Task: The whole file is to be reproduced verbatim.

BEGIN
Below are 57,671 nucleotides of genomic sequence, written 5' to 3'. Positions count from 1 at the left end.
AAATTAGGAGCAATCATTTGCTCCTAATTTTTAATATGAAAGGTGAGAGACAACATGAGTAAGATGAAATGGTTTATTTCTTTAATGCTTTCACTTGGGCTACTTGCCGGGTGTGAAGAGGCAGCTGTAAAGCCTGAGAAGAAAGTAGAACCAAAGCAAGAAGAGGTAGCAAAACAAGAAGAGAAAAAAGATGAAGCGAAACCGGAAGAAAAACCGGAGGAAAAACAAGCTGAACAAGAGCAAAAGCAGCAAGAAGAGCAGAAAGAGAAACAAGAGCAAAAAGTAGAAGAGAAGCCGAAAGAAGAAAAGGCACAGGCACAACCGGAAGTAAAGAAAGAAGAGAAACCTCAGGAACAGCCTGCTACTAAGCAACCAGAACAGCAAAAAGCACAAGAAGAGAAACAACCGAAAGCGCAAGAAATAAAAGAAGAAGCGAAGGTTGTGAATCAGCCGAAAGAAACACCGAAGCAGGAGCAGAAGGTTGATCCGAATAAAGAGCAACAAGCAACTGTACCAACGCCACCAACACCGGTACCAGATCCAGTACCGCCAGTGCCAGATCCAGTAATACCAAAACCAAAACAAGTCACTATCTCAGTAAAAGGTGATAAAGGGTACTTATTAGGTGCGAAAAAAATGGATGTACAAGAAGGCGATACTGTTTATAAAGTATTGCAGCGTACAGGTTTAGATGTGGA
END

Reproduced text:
Below are 57,671 nucleotides of genomic sequence, written 5' to 3'. Positions count from 1 at the left end.
AAATTAGGAGCAATCATTTGCTCCTAATTTTTAATATGAAAGGTGAGAGACAACATGAGTAAGATGAAATGGTTTATTTCTTTAATGCTTTCACTTGGGCTACTTGCCGGGTGTGAAGAGGCAGCTGTAAAGCCTGAGAAGAAAGTAGAACCAAAGCAAGAAGAGGTAGCAAAACAAGAAGAGAAAAAAGATGAAGCGAAACCGGAAGAAAAACCGGAGGAAAAACAAGCTGAACAAGAGCAAAAGCAGCAAGAAGAGCAGAAAGAGAAACAAGAGCAAAAAGTAGAAGAGAAGCCGAAAGAAGAAAAGGCACAGGCACAACCGGAAGTAAAGAAAGAAGAGAAACCTCAGGAACAGCCTGCTACTAAGCAACCAGAACAGCAAAAAGCACAAGAAGAGAAACAACCGAAAGCGCAAGAAATAAAAGAAGAAGCGAAGGTTGTGAATCAGCCGAAAGAAACACCGAAGCAGGAGCAGAAGGTTGATCCGAATAAAGAGCAACAAGCAACTGTACCAACGCCACCAACACCGGTACCAGATCCAGTACCGCCAGTGCCAGATCCAGTAATACCAAAACCAAAACAAGTCACTATCTCAGTAAAAGGTGATAAAGGGTACTTATTAGGTGCGAAAAAAATGGATGTACAAGAAGGCGATACTGTTTATAAAGTATTGCAGCGTACAGGTTTAGATGTGGA